mlock in cache

Oleg Endo
Fri Aug 2 18:14:00 GMT 2013

On Fri, 2013-08-02 at 17:57 +0100, Christos wrote:
> On 08/02/2013 05:38 PM, Brian Budge wrote:
> >
> > Can I naively ask what the purpose is of forcing this data to be in
> > cache all the time?  If you use the data often enough for this to be
> > useful, it will already be in cache. If you don't, you benefit by
> > having it not be in cache.
> Many specific reasons. For example, if you want to tackle cold boot 
> attacks on cryptographic keys
> you can either put you keys on some registers (there is a related 
> implementation named tresor) or
> you can hide it the cache for example and force the opponent to dump the 
> whole memory and synchronize
> the cache with the memory (which some times might not be possible).
> However, I generally consider the question of high academic interest.

I'd say the available options depend on the processor architecture.
Maybe it's better in your case to look at different architectures and
not at the types of built-ins GCC has or doesn't have.  For example, the
SH4 CPU has some cache control instructions (not all of them are
available through GCC built-in functions):
movca.l - Reserves a cache line by marking it as valid for the specified
          address.  Does not synchronize it with memory if it is dirty.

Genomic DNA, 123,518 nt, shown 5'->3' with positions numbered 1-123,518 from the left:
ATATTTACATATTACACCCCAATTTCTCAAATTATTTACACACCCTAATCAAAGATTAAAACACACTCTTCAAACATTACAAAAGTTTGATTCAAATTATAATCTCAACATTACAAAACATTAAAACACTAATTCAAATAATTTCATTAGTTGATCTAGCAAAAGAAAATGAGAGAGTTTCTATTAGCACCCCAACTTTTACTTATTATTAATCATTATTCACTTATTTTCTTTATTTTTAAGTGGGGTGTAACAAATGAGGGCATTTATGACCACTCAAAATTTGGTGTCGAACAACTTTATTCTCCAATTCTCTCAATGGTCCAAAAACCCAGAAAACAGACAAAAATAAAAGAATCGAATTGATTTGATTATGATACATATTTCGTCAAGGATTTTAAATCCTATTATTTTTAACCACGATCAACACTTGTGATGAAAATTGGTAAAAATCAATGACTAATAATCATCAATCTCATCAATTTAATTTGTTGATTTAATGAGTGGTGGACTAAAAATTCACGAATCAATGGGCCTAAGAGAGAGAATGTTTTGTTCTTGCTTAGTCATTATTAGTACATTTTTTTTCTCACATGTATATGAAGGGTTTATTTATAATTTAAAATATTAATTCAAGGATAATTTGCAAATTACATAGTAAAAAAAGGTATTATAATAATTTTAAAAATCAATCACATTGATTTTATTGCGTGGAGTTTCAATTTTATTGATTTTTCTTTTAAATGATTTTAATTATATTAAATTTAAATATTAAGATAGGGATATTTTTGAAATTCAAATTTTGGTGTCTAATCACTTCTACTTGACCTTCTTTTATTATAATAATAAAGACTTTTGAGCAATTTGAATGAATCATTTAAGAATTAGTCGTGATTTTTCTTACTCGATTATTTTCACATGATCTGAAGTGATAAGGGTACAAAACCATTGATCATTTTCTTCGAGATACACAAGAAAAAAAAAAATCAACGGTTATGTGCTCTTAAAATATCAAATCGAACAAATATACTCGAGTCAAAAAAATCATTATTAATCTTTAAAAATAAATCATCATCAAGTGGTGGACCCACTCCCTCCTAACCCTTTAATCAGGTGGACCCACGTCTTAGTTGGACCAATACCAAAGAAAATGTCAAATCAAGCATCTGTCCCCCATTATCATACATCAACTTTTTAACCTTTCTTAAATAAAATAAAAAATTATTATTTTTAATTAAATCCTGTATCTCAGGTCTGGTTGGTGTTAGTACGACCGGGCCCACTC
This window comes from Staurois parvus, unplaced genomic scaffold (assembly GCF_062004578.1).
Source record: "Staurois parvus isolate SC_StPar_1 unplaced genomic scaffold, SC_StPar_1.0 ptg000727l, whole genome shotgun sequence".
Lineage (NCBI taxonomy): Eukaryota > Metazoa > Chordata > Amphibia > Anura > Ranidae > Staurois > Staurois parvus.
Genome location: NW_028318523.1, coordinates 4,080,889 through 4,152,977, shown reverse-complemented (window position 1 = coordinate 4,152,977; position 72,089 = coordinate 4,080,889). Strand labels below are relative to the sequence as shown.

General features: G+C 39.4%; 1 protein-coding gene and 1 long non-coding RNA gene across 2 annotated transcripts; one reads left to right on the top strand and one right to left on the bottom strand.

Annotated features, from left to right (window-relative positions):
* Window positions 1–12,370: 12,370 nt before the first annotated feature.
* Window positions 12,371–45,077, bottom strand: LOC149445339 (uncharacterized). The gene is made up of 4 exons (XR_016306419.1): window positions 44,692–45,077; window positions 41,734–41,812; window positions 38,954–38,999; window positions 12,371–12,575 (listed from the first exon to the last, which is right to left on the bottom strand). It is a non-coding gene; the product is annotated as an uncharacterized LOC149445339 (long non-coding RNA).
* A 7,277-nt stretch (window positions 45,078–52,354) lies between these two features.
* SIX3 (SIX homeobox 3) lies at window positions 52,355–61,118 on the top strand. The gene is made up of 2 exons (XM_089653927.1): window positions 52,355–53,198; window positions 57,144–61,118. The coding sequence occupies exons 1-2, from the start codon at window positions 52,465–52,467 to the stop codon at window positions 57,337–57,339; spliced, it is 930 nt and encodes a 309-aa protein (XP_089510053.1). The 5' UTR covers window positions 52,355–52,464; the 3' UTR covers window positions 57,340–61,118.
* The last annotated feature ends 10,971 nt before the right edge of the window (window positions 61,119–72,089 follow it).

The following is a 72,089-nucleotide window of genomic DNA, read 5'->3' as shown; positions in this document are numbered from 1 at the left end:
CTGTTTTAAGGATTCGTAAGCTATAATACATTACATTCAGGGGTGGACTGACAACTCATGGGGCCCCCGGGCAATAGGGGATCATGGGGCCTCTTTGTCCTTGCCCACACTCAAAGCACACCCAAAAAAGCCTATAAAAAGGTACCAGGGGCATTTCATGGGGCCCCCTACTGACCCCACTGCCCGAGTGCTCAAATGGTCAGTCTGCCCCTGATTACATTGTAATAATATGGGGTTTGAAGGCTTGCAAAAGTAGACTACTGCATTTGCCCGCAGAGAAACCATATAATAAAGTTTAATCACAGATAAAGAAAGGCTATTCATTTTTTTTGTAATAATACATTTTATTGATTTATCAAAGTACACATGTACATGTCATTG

ocbp - Write back and invalidate operand cache line

ocbwb - Write back cache line but do not invalidate it

pref - Prefetch cache line (no operation if it is already in the cache)

In addition to that, memory accesses can either go through the cache or
bypass the cache (there are special bits in the address for that when
accessing memory without MMU, or settings in MMU pages).
With these low level things something like what you described above
could be constructed, but probably it will be difficult to do so in a
multi tasking environment.  If GCC doesn't have a built-in function
ready for the particular special instruction it can be issued rather
easily with inline asm.  Also, there's no guarantee that e.g.
__builtin_prefetch will actually emit a prefetch instruction.


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